2019-03-04 09:39

    Review to follow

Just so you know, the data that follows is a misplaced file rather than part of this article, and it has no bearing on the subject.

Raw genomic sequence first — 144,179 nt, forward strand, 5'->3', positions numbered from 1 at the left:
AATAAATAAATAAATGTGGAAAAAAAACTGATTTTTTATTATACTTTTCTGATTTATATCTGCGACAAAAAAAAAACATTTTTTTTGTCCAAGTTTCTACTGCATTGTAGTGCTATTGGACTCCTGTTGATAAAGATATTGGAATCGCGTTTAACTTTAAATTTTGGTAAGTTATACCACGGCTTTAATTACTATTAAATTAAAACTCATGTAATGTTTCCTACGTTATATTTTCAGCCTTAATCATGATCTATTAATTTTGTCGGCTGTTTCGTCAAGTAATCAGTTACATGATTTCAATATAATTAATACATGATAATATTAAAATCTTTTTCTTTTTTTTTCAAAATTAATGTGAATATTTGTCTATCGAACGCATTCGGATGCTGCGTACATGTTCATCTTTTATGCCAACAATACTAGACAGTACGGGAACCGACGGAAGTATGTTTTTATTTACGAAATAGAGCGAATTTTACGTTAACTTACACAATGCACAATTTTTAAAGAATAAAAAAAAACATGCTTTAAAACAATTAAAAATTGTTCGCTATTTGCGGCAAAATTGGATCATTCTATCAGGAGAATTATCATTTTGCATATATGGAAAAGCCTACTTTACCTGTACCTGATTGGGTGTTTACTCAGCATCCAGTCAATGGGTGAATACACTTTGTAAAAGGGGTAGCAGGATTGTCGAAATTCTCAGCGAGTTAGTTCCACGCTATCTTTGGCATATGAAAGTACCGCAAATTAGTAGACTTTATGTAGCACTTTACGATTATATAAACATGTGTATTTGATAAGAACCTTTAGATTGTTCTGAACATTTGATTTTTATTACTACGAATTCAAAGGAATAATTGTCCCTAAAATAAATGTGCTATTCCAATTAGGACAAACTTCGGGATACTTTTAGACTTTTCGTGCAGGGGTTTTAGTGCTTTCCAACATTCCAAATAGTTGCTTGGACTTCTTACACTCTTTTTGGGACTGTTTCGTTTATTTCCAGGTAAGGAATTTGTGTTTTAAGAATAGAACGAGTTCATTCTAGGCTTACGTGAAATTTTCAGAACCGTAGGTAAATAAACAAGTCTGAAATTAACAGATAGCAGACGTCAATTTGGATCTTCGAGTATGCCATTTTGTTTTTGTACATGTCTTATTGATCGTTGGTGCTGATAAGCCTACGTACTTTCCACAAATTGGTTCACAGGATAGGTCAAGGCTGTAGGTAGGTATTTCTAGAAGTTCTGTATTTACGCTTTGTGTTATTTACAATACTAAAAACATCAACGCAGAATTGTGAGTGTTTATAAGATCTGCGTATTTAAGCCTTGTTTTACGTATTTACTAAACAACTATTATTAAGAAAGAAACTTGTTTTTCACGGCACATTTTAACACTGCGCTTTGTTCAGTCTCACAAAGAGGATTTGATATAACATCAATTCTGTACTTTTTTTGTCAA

• Scott Bury
    2019-03-19 11:38